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John Cale

While John Cale is one of the most famous and, in his own way, influential underground rock musicians, he is also one of thehardest to pin down stylistically. Much has been made of his schooling in classical and avant-garde music, yet much of whathe's recorded has been decidedly song-oriented, dovetailing close to the mainstream at times. Terming him a forefather ofpunk and new wave isn't exactly accurate either. Those investigating his work for the first time under that premise may besurprised at how consciously accessible much of his output is, at times approaching (but not quite attaini more

While John Cale is one of the most famous and, in his own way, influential underground rock musicians, he is also one of thehardest to pin down stylistically. Much has been made of his schooling in classical and avant-garde music, yet much of whathe's recorded has been decidedly song-oriented, dovetailing close to the mainstream at times. Terming him a forefather ofpunk and new wave isn't exactly accurate either. Those investigating his work for the first time under that premise may besurprised at how consciously accessible much of his output is, at times approaching (but not quite attaining) a fairly "normal"rock sound. There is always a tension between the experimental and the accessible in Cale's solo recordings, meaning that heusually finds himself (not unwillingly) caught between the cracks: too weird for commercial success, and yet not really weirdor daring enough to place him among the top rank of rock's innovators.

Any assessment of Cale's solo contributions also tends to be overshadowed by his other considerable achievements. Beforelaunching his solo career, he was, with Lou Reed, a primary creative force behind the Velvet Underground, as bassist, violaplayer, keyboardist, and occasional co-songwriter (the exact nature of his compositional contributions is still a matter ofheated debate among the group members). He was without question one of the most influential producers of pre-punk, punk,and new wave, overseeing important recordings by the Stooges, Nico, Patti Smith, the Modern Lovers, and Squeeze.Ultimately he may be better remembered for his work in the Velvets, and as a producer, than for his own large discography.

The son of a Welsh coal miner (his father) and schoolteacher (his mother), Cale was a child prodigy of sorts, performing anoriginal composition on the BBC before he entered his teens. In the early '60s, he drifted toward the avant-garde, gaining ascholarship (with help from Aaron Copland and Leonard Bernstein) to study music in the United States. Moving to New York in1963, he participated in an 18-hour piano recital with John Cage (pictures of Cale performing at the event made The NewYork Times). More important, he became a member of LaMonte Young's minimalist ensemble, the Dream Syndicate, whose useof repetitious drones would influence the arrangements of his next group, the Velvet Underground.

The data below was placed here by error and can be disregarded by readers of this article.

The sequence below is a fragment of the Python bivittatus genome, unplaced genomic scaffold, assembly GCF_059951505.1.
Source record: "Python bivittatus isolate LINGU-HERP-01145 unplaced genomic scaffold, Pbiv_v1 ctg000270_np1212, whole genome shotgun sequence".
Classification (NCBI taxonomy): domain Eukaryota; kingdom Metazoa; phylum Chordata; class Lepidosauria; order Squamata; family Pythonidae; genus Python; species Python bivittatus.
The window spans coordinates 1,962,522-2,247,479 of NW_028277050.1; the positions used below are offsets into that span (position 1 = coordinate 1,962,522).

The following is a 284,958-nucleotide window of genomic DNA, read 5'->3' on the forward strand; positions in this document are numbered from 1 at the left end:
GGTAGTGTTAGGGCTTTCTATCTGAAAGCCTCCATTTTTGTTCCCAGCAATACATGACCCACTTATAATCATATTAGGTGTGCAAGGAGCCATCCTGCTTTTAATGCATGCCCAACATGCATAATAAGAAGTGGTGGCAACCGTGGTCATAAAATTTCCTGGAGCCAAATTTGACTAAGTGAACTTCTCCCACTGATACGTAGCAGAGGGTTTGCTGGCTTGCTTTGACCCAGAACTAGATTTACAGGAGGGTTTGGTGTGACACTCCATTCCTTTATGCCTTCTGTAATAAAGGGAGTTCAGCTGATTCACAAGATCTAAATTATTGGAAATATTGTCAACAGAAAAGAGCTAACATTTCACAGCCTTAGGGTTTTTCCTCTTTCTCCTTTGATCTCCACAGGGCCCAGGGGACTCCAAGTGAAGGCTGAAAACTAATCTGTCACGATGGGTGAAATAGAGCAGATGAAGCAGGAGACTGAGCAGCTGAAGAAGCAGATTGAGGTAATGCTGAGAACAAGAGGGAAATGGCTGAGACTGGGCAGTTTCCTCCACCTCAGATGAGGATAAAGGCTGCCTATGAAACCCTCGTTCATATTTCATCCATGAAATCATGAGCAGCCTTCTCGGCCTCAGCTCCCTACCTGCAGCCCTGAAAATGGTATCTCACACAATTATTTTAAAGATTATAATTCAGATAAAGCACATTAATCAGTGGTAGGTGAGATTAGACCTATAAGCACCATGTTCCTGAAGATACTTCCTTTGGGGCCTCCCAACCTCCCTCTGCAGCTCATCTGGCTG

Cale founded the Velvets with Reed and guitarist Sterling Morrison in the mid-'60s. John met Lou when the latter was astruggling songwriter for the rock & roll exploitation label Pickwick Records. He tested the rock waters as part of thePrimitives (with Reed and fellow Dream Syndicate member Tony Conrad), who did a few live shows to promote a silly noveltythat Reed had written and recorded at Pickwick, "The Ostrich." What Cale and Reed shared was an ambition to bring thesensibilities of the avant-garde to rock music.

They succeeded in doing so over the next three years with the Velvet Underground. While Reed was the most importantmember of the band as the lead singer and primary songwriter, Cale was just as crucial in devising the band's sound. It wasCale who was responsible for the most experimental elements of their first two albums, The Velvet Underground & Nico andWhite Light/White Heat (1967), especially with his droning viola parts on "Venus in Furs," "Heroin," and "Black Angel's DeathSong"; his pounding piano on "I'm Waiting for the Man" and "All Tomorrow's Parties"; his deadpan narration of "The Gift"; andthe white-noise organ of "Sister Ray..

Yet Cale was ousted from the band in an apparent power play by Lou Reed in the summer of 1968. Accounts still vary as towhether he was fired and/or quit, but it's been suggested that Reed's ego found Cale's talents threatening to his leadershipof the band. Sterling Morrison has said that Reed told him and Velvets drummer Maureen Tucker that if Cale didn't leave, hewould leave instead; the pair reluctantly opted to side with Reed. the Velvets would continue to make great music for acouple of years, but their experimental edge was considerably blunted by Cale's absence.

In any case, Cale was soon busy producing ex-Velvets singer Nico's Baroque-gothic The Marble Index (1969) and theStooges' self-titled debut album (also 1969). Though about as different as two projects could be, both were extremelyinfluential (though initially extremely low-selling) cult items that helped lay the ground for punk and new wave about fiveyears later.